11183_JKT[xrr rating=3.0/5]The song “Radio Static” opens with the lines “All the things that I’ve done wrong/ For every one, a hundred songs,” Juliana Hatfield and Nada Surf frontman Matthew Caws singing together. Considering each of the principals collaborating under the name Minor Alps have indie cred music careers that stretch back around 25 years (including Hatfield’s tenure with the Blake Babies and Caws’ time with the obscure, fantastic Cost of Living), that hundred songs estimate might be a tad low. It’s been ages since Hatfield could grace the cover of a national music magazine, but she’s still been prolific, releasing albums at an almost yearly clip. At the same time, Nada Surf is practically the embodiment of a cult band, soldiering on with a fan base just strong enough to support them, nary a thought of a major commercial breakthrough on the horizon. Given that each of them has created some fairly personal music over the years, compiling the melodic reports of their respective transgressions in 7-inch form could very well yield a tower that stretches to the stratosphere.

Get There, the first album credited to Minor Alps, is unsurprisingly familiar. Hatfield and Caws could have taken the occasion of their first significant collaboration to seek out ambitious reinvention. Instead, the album sounds like it’s made of elements found exclusively in the part of the Venn diagram where their creative circles overlap. It features a brand of slightly buzzy pop-rock that was prevalent on college radio back at the beginning of the 1990s, before the grunge revolution gave earnest tunefulness the scorched earth treatment. Aside from the occasional instance of sudden punchy energy (such as “Mixed Feelings,” which could have been pulled from an old record by the Connells), {Get There} is fairly languid, even easygoing. It sometimes seems like Minor Alps is angling for nothing much more ambitious than to be the coolest kids on the local adult album alternative station, expecting, probably correctly, that the loping agitation of “I Don’t Know What to Do with My Hands” or the flinty “If I Wanted Trouble” is going to leave folks just rattled enough if it shows up between Dave Matthews and Grace Potter.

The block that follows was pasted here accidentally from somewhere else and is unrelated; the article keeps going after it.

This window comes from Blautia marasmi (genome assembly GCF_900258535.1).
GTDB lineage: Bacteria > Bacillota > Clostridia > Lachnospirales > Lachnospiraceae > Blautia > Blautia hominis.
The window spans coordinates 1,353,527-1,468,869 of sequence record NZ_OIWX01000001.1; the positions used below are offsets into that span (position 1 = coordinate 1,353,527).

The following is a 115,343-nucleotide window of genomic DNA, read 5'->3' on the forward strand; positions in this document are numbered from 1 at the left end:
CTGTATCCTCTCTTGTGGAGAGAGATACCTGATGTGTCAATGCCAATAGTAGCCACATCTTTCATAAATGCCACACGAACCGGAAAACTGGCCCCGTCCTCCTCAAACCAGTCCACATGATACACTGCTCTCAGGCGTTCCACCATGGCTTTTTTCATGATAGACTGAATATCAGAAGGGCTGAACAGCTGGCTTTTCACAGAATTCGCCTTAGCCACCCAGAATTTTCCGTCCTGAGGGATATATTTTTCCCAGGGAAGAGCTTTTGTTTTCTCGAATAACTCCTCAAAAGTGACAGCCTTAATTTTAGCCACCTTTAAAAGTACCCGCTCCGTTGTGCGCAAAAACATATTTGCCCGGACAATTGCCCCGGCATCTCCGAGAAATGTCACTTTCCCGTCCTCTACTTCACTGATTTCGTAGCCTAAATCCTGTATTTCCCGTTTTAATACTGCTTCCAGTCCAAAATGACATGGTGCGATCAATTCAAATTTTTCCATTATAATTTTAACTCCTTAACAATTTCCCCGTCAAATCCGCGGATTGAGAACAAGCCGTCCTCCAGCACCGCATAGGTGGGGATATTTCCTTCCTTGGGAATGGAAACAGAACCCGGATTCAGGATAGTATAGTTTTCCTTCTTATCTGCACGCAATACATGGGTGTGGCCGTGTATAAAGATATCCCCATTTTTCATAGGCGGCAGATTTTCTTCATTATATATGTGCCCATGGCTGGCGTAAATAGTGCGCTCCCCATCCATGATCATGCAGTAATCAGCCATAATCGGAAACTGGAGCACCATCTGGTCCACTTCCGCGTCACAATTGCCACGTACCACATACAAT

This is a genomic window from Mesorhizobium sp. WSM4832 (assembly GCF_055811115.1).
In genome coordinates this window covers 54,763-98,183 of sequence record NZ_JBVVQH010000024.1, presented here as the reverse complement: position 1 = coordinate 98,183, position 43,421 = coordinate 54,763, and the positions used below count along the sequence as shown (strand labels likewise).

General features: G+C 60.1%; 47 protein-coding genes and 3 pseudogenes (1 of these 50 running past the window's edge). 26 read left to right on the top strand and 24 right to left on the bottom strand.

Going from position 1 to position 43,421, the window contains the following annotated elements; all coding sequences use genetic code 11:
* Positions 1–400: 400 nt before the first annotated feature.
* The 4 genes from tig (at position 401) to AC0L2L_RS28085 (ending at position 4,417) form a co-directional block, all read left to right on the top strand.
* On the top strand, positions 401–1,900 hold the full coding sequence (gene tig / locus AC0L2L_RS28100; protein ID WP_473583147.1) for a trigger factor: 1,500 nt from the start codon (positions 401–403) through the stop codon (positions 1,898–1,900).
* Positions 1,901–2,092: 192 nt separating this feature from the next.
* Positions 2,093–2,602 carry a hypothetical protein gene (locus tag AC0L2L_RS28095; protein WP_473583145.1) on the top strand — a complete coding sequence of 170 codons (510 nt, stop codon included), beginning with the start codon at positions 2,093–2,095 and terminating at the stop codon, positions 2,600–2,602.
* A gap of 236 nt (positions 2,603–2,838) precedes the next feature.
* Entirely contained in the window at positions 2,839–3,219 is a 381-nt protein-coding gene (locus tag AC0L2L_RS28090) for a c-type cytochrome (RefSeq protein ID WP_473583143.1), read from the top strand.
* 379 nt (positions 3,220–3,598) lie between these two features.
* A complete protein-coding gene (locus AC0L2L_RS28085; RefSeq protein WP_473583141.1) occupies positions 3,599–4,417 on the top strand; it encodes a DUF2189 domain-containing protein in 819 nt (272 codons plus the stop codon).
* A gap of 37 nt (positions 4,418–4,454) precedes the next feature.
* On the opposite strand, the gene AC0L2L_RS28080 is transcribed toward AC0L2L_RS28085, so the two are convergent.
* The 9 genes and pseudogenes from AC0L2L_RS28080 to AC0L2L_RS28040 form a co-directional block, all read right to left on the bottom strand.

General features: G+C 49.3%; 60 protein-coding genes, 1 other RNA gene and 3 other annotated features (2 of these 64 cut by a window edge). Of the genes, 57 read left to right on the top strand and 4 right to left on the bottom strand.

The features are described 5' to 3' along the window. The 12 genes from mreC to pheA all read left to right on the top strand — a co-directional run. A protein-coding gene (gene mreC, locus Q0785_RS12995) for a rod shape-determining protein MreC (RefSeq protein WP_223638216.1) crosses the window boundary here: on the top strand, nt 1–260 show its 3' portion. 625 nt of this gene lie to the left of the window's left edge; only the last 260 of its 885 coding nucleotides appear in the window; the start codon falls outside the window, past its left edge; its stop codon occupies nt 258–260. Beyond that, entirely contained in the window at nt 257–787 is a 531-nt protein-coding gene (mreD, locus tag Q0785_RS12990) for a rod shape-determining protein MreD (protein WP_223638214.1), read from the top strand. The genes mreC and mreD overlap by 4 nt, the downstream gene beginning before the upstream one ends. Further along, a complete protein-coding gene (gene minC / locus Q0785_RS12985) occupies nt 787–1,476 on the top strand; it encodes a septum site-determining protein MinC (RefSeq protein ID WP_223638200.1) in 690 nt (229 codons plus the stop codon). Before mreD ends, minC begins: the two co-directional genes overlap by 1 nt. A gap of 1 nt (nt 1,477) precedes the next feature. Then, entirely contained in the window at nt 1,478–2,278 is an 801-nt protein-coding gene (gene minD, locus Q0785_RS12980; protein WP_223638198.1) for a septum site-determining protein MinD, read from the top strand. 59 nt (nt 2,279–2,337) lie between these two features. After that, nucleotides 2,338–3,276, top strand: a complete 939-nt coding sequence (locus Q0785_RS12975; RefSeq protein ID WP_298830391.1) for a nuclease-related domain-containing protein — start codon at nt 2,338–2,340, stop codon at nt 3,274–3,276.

There’s something about the wistful melancholy of the songs—in both the lyrics and the sweetly downbeat music—that makes the whole album seem like faintly remembered dispatches of twentysomething angst. There are details throughout—or, to be accurate, maybe just a tone—that feel more appropriate for songwriters still of the age of post-collegiate confused emotions than a couple music biz veterans closer to 50 than 40. There’s nothing wrong with that, per se, but it does sap some of the urgency from the album, which becomes a bit more of an issue when the vocals are calibrated to Hatfield’s trademark adorable disaffectedness. Or maybe it’s simply that the collaboration was almost too simpatico, with Hatfield and Caws reportedly writing the songs together in jolts of productivity that were marked by pleasure at how well they were able to intertwine their styles. It lacks the clash and friction of a truly great creative give-and-take. It’s still agreeable and even occasionally charming, especially for those who might harbor lingering affection for one or both of the performers. But in the end, the best assessment of Get There can be found in the repeated line in album closer “Waiting for You”: “Okay, I guess.”

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